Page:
Newest patio is a 5 year project for us.

Newest patio is a 5 year project for us.

Often the biggest factor in this decision is market conditions.  Lets say the C is over 150, than for many it is all about quantity, if the C is below 100 then it quality becomes a stronger consideration for some.  The logic is why spend more money on labor on a product that may have a cost to produce that may be above what it is worth.  This is a VERY REAL and common predicament.   As you can see if you’re striving for the best quality possible as a producer you have tough decisions in any market.  Coffee is the one commodity that tends to confusing to economists.  It sometimes SEEMS so simple, but it isn’t.  When the price is high, everybody seems to be buying it and it’s quickly scarce, when the price is low, no one wants it.  Go figure.

A large farm will produce enough through their pepena that it is actually moved all the way through processing and it is exported.  So if you are a broker, this is what you’re getting when your supplier tells you this first shipment is from the “first picking”.  Of course it’s not the tastiest coffee!  This is something we don’t even bother wet milling other than we do like to have a test run on the depulpers before entering the formal harvest which will begin mid end January 2009.  That being said, every coffee has a home, and home should be a place where you are content and comfortable.  This does not look the same for everyone.  So be careful not to judge another’s “home”.

Harvest is a season and everyone seems to have a different point of view about exactly when this begins as the cycle of growing coffee is exactly that… a cycle.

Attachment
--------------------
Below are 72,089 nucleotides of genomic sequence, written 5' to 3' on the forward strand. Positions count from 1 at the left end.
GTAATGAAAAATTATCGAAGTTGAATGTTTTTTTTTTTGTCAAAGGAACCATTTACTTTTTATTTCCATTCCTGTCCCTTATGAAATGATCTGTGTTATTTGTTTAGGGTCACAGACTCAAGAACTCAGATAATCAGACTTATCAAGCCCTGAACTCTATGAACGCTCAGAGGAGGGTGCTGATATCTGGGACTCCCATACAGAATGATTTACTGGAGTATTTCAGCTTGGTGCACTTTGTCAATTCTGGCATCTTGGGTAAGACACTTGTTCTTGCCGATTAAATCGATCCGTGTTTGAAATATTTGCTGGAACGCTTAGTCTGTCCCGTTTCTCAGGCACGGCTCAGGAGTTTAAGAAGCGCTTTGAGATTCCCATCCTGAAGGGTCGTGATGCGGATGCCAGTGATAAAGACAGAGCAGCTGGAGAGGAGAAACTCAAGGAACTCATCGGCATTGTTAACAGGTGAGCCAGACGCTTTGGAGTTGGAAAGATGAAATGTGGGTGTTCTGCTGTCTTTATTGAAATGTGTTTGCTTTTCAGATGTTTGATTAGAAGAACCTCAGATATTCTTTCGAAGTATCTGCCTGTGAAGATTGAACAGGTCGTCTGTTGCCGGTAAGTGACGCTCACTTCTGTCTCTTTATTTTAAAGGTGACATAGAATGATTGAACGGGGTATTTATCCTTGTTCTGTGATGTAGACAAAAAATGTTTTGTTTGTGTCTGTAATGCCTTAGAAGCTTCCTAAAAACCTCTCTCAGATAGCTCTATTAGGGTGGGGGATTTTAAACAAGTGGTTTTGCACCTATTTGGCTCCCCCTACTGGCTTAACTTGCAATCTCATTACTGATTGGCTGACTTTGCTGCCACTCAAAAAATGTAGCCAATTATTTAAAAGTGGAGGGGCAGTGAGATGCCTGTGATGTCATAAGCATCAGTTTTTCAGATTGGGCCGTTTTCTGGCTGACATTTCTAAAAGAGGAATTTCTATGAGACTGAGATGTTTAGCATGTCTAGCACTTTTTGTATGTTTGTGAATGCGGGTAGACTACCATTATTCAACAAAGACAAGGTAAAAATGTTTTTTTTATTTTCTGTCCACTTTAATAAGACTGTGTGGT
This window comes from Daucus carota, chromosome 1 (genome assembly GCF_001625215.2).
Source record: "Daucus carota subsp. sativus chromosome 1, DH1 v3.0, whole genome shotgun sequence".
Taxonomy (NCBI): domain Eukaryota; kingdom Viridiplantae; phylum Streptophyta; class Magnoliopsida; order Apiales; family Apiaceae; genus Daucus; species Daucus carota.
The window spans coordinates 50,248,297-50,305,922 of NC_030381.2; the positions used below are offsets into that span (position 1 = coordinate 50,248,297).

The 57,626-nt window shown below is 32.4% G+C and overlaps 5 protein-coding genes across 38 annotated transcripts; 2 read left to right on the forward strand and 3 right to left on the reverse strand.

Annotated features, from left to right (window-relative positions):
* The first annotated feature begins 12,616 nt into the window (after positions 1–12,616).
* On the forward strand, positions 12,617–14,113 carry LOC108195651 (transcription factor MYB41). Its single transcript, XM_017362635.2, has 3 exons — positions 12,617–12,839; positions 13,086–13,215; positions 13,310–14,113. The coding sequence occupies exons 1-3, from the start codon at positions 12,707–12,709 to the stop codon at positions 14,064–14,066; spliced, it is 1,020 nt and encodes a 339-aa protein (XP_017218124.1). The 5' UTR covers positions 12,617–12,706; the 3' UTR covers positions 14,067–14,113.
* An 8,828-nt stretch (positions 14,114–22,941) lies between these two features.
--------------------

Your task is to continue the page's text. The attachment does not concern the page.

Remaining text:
Although we did start some picking in early January, this year the first day of harvest for us is January 21.

PEPENA is the word in spanish we use for the pre picking which we do to capture early ripes. This also prepares the tree for a more uniform harvesting and allows maximum nutrient to be available to the fruit that is prepared for export.

It is costly to have a separate PRE harvest picking wave, but the cup quality proves this to be well worth it. Traditionally it is common practice to catch the over ripes during the first wave of picking and for quality’s sake sort them out somehow at some point. However the fruit that is reaching “IT’S POINT” ends up competing for nutrient with the fermenting dying coffee that is ahead of the game and now dying on the tree.

We’ve tried to send out a “STATE OF THE HARVEST” newsletter each year to our customers in the past. Instead I’ve thought more about creating a TOP 10 list of reasons why NOT to write it. Of course it would include the fact that we have few customers, no one reads it and if I’m not procrastinating and I get around to writing – my writing gets wordy. The truth is it is hard to write a years happenings concisely and you should just come down and see for yourself. To answer the most common question “How’s the harvest looking?”. It’s looking great. Quantity will be less this year and much less for many of our neighbors. Not so much because of one time weather related events.. rather a cycle of having relatively strong production the last couple years. This is a year that the mountains are taking a breather.(small tip for those working of the C) I will try to post more “happenings at FVH” in the coming weeks.

On that note- a few weeks ago we (Guatemala) lost aproximately 150,000 bags or 20 Million dollars worth of coffee due to high wind. Click here for more info (in Spanish). It was previously expected that the 08 crop would exceed the 07 crop in quantity. No longer the case.